Factory Burns

August 10, 2008

Worries rise after fire takes factory in Reinbeck


Reinbeck, Ia. -- A day after a fire destroyed a sporting goods plant here and caused a toxic smoke scare, the real worry for this Grundy County community of 1,800 was the potential loss of 75 jobs.

Delta Sports Products caught fire at about 8 p.m. Friday and burned through the night. Foam and other hazardous materials burned inside the plant, which makes archery targets and equipment, forcing about 50 homes to be evacuated north of the community. The cause of the fire is not yet determined.

The evacuation order was lifted early Saturday morning, after hazardous materials specialists from Waterloo didn't detect any cyanide in air samples.

Hazardous materials workers would continue to monitor the air for any levels of poisonous gas, said Jeremy Klatt, an environmental specialist with the Iowa Department of Natural Resources. It didn't appear that any chemicals had tainted the nearby Black Hawk Creek, he said.

Although the threat of environmental hazard lifted, the possibility of losing jobs during rocky economic times remained.

The loss of jobs and tax revenue the factory provided will weigh heavily on Reinbeck, said Mayor Lon Larsen.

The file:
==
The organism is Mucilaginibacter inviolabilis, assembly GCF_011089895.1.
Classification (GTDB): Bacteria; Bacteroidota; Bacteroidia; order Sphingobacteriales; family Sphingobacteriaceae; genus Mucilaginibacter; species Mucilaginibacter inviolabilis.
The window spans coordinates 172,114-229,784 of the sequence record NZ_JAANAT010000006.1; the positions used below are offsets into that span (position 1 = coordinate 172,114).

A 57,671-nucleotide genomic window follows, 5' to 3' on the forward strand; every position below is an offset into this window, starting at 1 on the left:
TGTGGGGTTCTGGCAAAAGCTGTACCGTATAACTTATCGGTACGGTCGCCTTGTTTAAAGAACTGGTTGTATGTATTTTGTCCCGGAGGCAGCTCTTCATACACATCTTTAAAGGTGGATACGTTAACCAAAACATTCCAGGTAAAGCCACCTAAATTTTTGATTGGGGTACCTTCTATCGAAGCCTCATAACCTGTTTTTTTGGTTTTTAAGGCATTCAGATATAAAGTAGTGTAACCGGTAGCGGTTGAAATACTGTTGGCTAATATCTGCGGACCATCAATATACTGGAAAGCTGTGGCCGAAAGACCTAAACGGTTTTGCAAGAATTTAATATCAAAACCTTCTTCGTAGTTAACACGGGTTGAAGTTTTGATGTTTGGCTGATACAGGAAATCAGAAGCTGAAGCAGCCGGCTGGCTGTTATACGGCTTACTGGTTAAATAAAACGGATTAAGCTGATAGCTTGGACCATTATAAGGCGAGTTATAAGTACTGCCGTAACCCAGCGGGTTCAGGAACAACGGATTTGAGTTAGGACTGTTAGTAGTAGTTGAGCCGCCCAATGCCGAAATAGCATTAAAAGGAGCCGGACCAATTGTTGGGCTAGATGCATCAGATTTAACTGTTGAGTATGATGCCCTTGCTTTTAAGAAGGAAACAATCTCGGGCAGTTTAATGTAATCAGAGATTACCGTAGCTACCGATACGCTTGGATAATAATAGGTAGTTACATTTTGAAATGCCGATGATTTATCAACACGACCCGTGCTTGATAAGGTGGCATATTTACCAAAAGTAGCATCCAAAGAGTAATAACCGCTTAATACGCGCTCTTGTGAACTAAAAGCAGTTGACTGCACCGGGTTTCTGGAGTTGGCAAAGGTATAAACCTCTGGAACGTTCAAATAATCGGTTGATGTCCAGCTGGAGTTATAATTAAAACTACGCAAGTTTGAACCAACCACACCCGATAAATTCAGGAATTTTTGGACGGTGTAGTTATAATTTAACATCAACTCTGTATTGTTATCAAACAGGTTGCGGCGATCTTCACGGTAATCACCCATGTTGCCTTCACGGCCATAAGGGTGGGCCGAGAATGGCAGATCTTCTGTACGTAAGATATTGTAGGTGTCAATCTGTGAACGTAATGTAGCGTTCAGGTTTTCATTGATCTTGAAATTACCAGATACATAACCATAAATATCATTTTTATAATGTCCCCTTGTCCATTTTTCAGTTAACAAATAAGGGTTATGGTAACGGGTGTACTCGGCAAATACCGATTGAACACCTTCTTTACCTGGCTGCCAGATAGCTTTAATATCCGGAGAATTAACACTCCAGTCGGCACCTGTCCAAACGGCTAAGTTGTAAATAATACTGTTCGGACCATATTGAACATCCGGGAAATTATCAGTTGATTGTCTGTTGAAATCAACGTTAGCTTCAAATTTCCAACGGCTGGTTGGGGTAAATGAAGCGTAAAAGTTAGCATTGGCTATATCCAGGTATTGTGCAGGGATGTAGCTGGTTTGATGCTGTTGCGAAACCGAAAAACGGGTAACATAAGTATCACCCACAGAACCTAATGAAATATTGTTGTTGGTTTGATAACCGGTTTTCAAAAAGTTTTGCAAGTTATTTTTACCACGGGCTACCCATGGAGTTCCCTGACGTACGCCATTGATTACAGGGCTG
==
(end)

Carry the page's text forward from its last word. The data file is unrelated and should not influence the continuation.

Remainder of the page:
"It's going to affect Reinbeck because that's quite a tax base you're looking at there," he said. "There's people in Reinbeck that worked here -- yeah, it'll probably affect us more than we realize right now."

Shane Arnold and his wife, Heather, have worked at the plant for the past several months, and both came to the site on Saturday to watch the smoldering remains of what used to be their workplace.

"This was a great place to work -- I love my job," Shane Arnold said. The couple lives five blocks away from the plant with their two small children.

Chris Jans has worked at the plant for two months, and said the work was hard but the money was good. He plans to look for seasonal work with local businesses or find something in Waterloo.

"Hopefully they rebuild. I mean, I'd like to come back here and work," he said.

Laverne Woock, one of the plant's owners, said the company's managers will meet this weekend, and the entire staff will be briefed next week on the company's plans.

"By that time, we can give them an idea of what the company's going to do and what their future is and how that's going to play out," he said.

The company isn't completely out of business, since it has several million dollars' worth of finished inventory stored in a separate site and two small operations in North Carolina and Mississippi, Woock said. But the factory's loss means those supplies won't be immediately replenished when they are sold.

Still, Woock said, the company would like to stay in Reinbeck even if company officials don't rebuild on the factory's original site.

But for Arnold's family, he is left with car and house payments and no paycheck to pay them with.

"I have no idea what I'm going to do," he said.